Cardinal Stefan Wyszynski, Poland's spiritual leader for more than three decades, died here early today after a lengthy illness.
The cardinal's death, from cancer at the age 79, removes a principal figure in the country's political crisis: one of the main advocates of democracy in Poland, but also a moderating influence on the independent Solidarity trade union federation. It also creates a vacuum at the head of the Roman Catholic Church in Poland, the most powerful church in Eastern Europe.
Church bells rang out throughout Poland at 10 a.m., when the death was officially announced.A church spokesman said the cardinal died peacefully at 4:40 a.m. following the rapid spread of abdominal cancer.
Crowds of priests, nuns, and ordinary Poles immediately began filing past the coffin containing his body, which was laid out in a ground-floor reception room of the primate of Poland's Warsaw residence. On top of the closed gray coffin lay his red cardinal's hat, opposite it a portrait of his friend and compatriot, Pope John Paul II.
The two religious leaders held a final conversation on Monday -- by telephones hooked up to their respective sickbeds. Church officials said that the pope, who is recoving from an assassination attempt, blessed Cardinal Wyszynski.
The Vatican announced that the pope would be represented at the funeral on Sunday by his secretary of state, Cardinal Agostino Casaroli. Other delegations are expected from around the world.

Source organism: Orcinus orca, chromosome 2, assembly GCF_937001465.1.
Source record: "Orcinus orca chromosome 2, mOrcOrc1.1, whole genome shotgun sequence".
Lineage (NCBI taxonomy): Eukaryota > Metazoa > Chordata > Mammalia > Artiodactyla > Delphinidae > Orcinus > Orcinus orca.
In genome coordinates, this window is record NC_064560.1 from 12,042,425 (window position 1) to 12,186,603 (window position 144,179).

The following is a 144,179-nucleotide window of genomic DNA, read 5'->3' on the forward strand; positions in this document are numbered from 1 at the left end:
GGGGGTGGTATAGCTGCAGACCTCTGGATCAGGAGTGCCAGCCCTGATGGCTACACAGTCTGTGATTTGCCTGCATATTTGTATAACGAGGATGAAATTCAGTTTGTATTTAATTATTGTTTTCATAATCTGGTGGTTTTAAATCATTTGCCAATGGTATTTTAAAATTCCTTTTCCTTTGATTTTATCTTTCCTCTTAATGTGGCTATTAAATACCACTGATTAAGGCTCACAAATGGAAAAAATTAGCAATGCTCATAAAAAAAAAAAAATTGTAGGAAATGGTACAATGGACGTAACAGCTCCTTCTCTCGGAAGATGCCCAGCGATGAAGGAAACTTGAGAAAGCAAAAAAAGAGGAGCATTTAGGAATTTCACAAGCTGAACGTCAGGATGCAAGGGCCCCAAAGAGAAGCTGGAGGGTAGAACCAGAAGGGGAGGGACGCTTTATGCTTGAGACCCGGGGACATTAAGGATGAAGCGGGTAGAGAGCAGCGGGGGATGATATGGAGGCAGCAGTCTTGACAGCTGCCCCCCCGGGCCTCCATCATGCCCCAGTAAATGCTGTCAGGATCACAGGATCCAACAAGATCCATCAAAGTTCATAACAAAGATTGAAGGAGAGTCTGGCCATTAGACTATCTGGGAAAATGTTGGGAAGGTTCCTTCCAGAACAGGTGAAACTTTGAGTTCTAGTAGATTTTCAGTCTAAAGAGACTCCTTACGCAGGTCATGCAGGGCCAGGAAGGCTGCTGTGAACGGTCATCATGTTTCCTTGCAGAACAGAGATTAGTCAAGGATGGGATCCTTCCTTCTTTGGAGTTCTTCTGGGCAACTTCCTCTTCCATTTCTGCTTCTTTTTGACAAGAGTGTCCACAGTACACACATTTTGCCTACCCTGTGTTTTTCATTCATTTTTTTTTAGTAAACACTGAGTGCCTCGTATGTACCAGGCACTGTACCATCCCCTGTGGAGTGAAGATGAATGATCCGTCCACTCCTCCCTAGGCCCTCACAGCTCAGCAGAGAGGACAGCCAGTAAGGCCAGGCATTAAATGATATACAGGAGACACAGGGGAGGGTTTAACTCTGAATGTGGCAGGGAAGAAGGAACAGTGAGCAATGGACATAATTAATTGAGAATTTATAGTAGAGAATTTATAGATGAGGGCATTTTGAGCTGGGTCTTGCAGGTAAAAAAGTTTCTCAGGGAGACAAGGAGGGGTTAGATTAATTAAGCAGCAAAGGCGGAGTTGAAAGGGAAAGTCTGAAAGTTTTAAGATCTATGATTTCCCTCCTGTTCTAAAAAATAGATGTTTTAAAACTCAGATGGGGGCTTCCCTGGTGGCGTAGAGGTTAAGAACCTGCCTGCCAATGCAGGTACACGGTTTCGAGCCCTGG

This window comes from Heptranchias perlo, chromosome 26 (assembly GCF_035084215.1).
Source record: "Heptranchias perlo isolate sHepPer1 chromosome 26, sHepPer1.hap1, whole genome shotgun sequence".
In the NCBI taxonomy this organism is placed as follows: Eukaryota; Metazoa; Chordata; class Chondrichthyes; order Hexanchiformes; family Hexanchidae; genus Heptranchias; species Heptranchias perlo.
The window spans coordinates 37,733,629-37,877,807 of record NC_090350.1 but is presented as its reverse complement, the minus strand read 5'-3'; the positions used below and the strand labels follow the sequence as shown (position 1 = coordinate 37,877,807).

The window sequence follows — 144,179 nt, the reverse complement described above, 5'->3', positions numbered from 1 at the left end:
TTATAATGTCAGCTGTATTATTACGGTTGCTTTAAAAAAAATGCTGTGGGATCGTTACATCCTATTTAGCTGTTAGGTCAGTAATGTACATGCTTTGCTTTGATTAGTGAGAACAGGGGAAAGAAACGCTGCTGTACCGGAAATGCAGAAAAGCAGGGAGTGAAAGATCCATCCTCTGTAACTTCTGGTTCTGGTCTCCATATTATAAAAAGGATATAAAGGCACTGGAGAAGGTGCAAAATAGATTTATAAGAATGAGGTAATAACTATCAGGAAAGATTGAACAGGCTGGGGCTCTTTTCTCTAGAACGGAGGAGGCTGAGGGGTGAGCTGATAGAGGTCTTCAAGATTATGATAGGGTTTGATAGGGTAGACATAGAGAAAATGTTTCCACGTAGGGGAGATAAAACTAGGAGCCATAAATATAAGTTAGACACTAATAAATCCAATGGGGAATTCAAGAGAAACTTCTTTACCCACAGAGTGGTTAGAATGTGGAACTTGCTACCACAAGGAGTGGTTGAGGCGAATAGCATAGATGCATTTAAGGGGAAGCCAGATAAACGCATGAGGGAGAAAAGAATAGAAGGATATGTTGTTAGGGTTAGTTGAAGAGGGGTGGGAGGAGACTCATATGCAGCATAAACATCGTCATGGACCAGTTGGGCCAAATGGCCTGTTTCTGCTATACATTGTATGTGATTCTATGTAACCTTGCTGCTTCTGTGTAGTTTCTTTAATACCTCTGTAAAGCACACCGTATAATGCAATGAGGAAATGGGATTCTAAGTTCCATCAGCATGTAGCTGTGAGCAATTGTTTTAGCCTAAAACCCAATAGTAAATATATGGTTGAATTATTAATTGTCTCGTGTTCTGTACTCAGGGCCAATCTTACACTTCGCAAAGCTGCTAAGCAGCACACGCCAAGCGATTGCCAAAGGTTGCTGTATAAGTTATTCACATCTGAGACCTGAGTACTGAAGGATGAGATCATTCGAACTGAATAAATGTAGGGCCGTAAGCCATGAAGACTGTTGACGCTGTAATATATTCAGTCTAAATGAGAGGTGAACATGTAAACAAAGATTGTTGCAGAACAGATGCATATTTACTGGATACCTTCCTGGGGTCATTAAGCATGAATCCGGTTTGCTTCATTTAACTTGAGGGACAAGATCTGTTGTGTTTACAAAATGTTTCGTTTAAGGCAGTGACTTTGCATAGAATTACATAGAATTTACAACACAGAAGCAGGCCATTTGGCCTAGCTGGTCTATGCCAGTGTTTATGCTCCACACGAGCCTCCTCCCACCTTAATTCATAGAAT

[President Reagan sent a message expressing a "deep sense of loss" at the death of "a great leader and a great son of the Polish nation," the White House announced.]
Finding a successor to Wyszynski is complicated by the fact that there is no obvious candidate for the post. The choice of a successor to Cardinal Wyszynski has important political implications in view of the church's special position in Polish society. About 90 percent of Poles are Catholics -- and thus the primate's pronouncements help determine their attitude toward the authorities.
As dusk fell, the cardinal's coffin was carried through the streets of Warsaw to the seminary church where it will lie in state until the funeral Sunday. Thousands of Poles lined the route despite a steady drizzle, singing religious hymns as the procession passed. The cardinal died on the Feast of the Ascension, a major Catholic holiday.
It was a strange mixture of the simple and the grandiose. At the head of the procession were members of the cardinal's household and his family. Then came monks, priests and bishops of the church in their elaborate robes carrying umbrellas.
The state authorities, in cooperation with the church, order a four-day period of mourning to last until Sunday.
Among the messages of condolence that poured into the primate's palace were ones from Poland's Communist Party leader Stanislaw Kania and the premier, Gen. Wojciech Jaruzelski. The decision has been taken to grant Wyszynski full state honors at death, even if he frequently came into conflict with the state during his lifetime.
Announcing the cardinal's death, the official Polish news agency PAP described him as "the duke of the church, a great Pole and patriot whose beacon was the motto that to know how to unite and not to break apart is the supreme virtue."
The official obituary glossed over the primate's stormy relationship with the communist authorities -- and particularly the three years in the early 1950s when he was virtually under house arrest for refusing to compromise on the issue of the church's independence.